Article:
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Who are the executors for your Will?

Selecting the right executors has always been important but with the changes to pension and ISA rules, selecting the right ones is more important than ever.

An executor is someone who carries out (executes) the instructions you left in your Will. (A written wish list of what is to happen to your assets when you die)

Now that some Pension Funds can pass down generations Inheritance Tax free and ISA allowances can pass to Spouses increasing their overall tax free allowances, it is vital that your executors and IFA “sing from the same hymn sheet”.

Moving funds from one Institution to another or from one person to another used to cost around 50 for every 1,000 moved. So when someone died, it was reasonable to sell everything, gather it together in cash and pass it to the beneficiaries; they could then re-invest to suit themselves.

When we lose a client, some holdings may not need to be sold: they can simply be transferred to a  new owner but if the executors are unaware of this and sell before discussing things with the deceased’s IFA it could prove costly indeed.

Also, consolidating certain investments into say a Fund Supermarket also makes sense; much less paperwork than dealing with many different fund managers and normally less cost

In the “old days” it made sense, as clients aged, to become more and more secure with their investments by reducing risk as the years went by. However if funds are now to be transferred to the spouse or the children, they could be invested for 15, 30 or even 50 years or more, which puts a whole different light on where they should be invested.

When a client dies we, as their IFA, can only deal with their executors otherwise we would be in breach of the data protection act. We always recommend therefore that spouses are appointed for each other and on the second demise, your eldest child or two if you have any.

This means we can advise on the best way forward and help with the information needed for probate, (the certificate required to handle the deceased’s affairs) along with the paperwork to deal with any pension schemes and transferring ISA allowances etc.

To sum up: -

Your investments and pensions need a professional review to ensure they are consolidated, invested with the longer term in mind, and can take advantage of all the new rules.

Your Will needs to be correctly written to ensure there are no clauses which prevent your wishes being carried out!

For further details call Georgina or Guy on 01277 630873

The perilsof a budget divorce

The media recently reported on a case where the ex-wife brought a claim against her ex-husband many years after they had divorced.  The case shocked the public and left many asking ‘how can that be possible?’.

Former new-age travellers, Dale Vince – now a multi-millionaire wind farm entrepreneur – and his ex-wife, Kathleen Wyatt had divorced more than 20 years ago.  This was long before Mr Vince made his fortune and yet Ms Wyatt was still able to bring her claim for 1.9 million to the courts.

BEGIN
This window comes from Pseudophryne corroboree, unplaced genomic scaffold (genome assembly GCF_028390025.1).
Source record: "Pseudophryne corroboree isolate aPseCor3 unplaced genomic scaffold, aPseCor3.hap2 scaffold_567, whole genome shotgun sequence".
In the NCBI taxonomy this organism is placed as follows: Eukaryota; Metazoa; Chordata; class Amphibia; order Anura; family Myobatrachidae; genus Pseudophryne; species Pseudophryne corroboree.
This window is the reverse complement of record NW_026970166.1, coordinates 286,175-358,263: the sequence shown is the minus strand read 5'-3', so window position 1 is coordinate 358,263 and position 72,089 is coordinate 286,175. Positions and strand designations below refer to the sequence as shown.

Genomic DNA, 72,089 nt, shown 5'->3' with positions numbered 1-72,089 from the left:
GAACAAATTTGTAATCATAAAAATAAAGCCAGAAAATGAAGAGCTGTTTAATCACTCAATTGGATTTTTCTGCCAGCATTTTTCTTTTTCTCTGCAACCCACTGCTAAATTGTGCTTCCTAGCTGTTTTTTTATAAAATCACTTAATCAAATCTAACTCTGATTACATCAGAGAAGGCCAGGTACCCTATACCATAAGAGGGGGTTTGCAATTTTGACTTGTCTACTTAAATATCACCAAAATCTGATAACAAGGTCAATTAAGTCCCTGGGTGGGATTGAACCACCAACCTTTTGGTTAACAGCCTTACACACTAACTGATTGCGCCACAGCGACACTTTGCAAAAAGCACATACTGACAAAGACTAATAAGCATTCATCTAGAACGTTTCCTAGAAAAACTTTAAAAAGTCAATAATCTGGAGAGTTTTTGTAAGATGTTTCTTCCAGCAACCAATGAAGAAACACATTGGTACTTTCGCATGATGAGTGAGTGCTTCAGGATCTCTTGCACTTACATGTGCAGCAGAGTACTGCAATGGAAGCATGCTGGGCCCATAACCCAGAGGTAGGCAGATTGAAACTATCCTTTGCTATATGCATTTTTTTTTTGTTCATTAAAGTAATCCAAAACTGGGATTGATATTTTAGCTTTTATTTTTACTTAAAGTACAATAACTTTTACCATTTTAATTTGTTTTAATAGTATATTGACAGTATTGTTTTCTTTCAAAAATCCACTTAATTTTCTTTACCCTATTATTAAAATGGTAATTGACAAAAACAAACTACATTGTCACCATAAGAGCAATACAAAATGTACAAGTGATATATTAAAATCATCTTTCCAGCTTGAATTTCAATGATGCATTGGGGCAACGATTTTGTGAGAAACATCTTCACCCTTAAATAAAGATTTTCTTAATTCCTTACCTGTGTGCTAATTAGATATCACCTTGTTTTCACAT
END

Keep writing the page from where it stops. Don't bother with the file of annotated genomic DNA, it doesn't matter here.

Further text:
Most people are under the impression that when a divorce is finalised all ability to claim from the other party will cease, but that’s often not the case, particularly when the divorce has been done “on the cheap”.  At Birkett Long we obtain what’s known as a consent order in respect of a financial settlement.  In the Vince v Wyatt case, no consent order had been made, leaving Ms Wyatt able to go to the Supreme Court to pursue her claim.

A consent order is a simple document that can be drawn up by your lawyer.  It means that neither spouse has a right to make any further financial claims after the divorce is finalised.  As this case shows, it is well worth a little additional cost to avoid what could be a major drain on your resources in years to come and is the only way to ensure a clean break, financially speaking. 

When we see clients in the throes of separation we realise how much misunderstanding exists around the topics of divorce and separation.  Many co-habiting couples think that they are entitled to make financial claims against their partners, and even those within a civil partnership or a marriage are all too frequently badly advised.  A co-habitation or a pre-nuptial agreement may not be the most romantic thing in the world but it can serve to protect your interests in the event that the relationship breaks down.  Although not legally binding, the courts are now giving more weight to these agreements, and writing down your intentions can save incurring legal fees when disputes arise over who gets what.

Going through separation or divorce is always painful, often acrimonious and sometimes messy.  We can’t ease the pain but we can help smooth the practicalities, get you the best possible settlement and allow you to start moving on with your life.

For advice regarding divorce or any aspect of family law, contact Joanne Norris on 01268 244157 or email